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me her hand, as much as to say that Harm thee! I could have pressed her she could not thank me sufficiently in to my heart, and sworn to protect her words. I told her I was well repaid for ever, and I would have kept my by having saved her favourite; and I word. I asked her if she had never been was sure that, if he could speak, he tempted to follow the example of her would thank me for having restored him sister. to so kind a mistress. She told me “ No," said she, “my mother is old she lived with her mother, in a cottage, and infirm; I shall never leave her.” about half an hour's walk up the river; “Heaven will bless thy resolution," and that, having wet myself in her ser- said I. But I could not help thinking, vice, if I would walk along with her, her as I beheld her charms, and reflected mother would be glad to receive me as upon her goodness, that destiny would a stranger, and still more as the pre- hardly be just, if it should refuse to reserver of their favourite. It was not an ward her filial piety by the holy joys of offer to refuse: she gave me the little wedded love. dog to carry, and we walked on together. “ We live yonder,” said she, as we came She told me that she had been to see her in sight of a beautiful little cottage with sister, who was married, and who resided an orchard sloping down the river. **** in the village whose tower I had seen ; I was received as strangers were received that she had taken the dog with her as a of old, before the inhabitants of cities companion, and thinking it might be had carried their corruptions into the tired, had carried it all the way from the lands of simplicity and hospitality. Never village. Innocent, tender-hearted crea- shall I forget our evening meal. ture? What are ye, ye refinements of talked of the danger of their favourite. civilization, in comparison with the con- “ Take care of him, Constance," said fiding innocence and simplicity of the the kind old woman, “it is all we have of Hungarian girl, who extends her hand Theodore :” as she named her son, a to the stranger who has saved her dog, tear trickled down her cheek; Constance and invites him to her maternal roof, to kissed it off, but her own trickled in its refreshment and repose ! She said the place. I talked to them of distant climes dog had belonged to her brother Theo- and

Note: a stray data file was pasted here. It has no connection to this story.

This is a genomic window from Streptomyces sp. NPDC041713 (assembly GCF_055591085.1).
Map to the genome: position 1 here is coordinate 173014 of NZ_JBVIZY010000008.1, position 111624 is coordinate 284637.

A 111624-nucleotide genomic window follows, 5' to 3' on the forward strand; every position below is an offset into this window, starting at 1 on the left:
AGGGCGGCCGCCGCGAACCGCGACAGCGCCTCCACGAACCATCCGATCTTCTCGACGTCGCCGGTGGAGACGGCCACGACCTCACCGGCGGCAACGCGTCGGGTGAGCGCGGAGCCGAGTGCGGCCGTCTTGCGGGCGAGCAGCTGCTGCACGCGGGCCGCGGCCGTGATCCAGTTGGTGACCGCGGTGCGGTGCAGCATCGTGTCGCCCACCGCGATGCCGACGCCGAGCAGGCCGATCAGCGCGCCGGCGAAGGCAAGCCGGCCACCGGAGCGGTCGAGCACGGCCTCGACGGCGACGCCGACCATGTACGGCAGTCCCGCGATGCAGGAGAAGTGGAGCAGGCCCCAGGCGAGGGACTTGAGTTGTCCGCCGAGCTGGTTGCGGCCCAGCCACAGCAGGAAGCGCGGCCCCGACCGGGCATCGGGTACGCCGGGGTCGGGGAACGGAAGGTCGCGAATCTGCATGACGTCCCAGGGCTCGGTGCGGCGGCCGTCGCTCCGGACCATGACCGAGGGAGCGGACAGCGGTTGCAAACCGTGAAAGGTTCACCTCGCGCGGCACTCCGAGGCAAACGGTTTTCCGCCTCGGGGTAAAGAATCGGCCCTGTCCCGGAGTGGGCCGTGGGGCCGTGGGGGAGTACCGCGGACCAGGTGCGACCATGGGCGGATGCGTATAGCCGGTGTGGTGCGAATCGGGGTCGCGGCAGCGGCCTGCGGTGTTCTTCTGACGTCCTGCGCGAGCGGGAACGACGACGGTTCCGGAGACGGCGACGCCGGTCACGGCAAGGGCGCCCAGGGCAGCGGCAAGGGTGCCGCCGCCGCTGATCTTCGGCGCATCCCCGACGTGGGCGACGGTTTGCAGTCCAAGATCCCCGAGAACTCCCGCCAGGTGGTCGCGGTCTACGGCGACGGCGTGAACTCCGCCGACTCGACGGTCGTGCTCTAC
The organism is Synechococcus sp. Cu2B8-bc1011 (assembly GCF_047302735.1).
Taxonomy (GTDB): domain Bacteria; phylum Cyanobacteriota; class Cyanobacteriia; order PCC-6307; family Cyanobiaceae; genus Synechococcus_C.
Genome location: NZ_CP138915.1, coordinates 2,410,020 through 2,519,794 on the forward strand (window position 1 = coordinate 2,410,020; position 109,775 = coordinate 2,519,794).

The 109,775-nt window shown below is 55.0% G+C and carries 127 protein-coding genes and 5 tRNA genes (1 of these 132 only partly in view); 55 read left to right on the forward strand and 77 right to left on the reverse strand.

foreign manners. They had heard dore, but that when he went to the wars of England, but had never before seen he had made her a present of it, to keep one of its natives; they said that hencefor her sake, and that she and her mother forth they would love it next to Hunloved it much, both because Theodore gary. They keep early hours in Hunloved it, and because it had loved Theo- gary. After supper I strolled into the dore. As we walked for a few moments orchard with Constance, and we silently in silence, I had leisure to contemplate gazed upon the river.

She gave me the form which enshrined so pure a soul. some ripe pears. She was above the middle height, slen- “ These will perhaps refresh you to. der, but possessed that beautiful round. morrow," said she. ness of form, which is so captivating in “ Ah, Constance," I replied, “ they woman; her eyes were blue and mild, may be sweet to day but to-morrow they but expressive; her mouth was not per- will be bitter." haps quite so small and symmetrical as The bell tolled from the neighbouring a limner would die of envy to paint, but village where I was to sleep, and I knew two rows of pearly teeth were seen be- it was time to part. I trembled every twixt two parted lips of roses. She held inch of me; “ Absurd,” said I to myself, her bonnet in her hand; and abundance “I have known her but three hours; of beautiful tresses, gently agitated by true, but I could live with her for ever.” the air, shewed a forehead of purity, and We returned to the cottage. The cusshaded a neck no less white; her age tom of the country permitted me to emmight be eighteen, but whatever it was, brace at parting, -and never did I press she seemed yet to preserve the recent the cheek of youth and beauty with so impress of the hand of divinity. I asked large an alloy of pain. Fair Constance, her if she was not afraid to walk so far where art thou now? still in thy little alone.

cottage, on the banks of the Danube! I “ No,” said she; "all the country see thee strolling among the walnut trees, people know me:”

and I think that, when gazing on the “ And love you too," I added. river, thou wilt perhaps remember that

• At least,” said she, “no one would a stranger once gazed upon it with thee harm me.”

Hungarian girl, farewell !

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ground with a well-directed blow, which

had it alighted on his head instead of CHAPTER I.

his shoulder,would infallibly have knock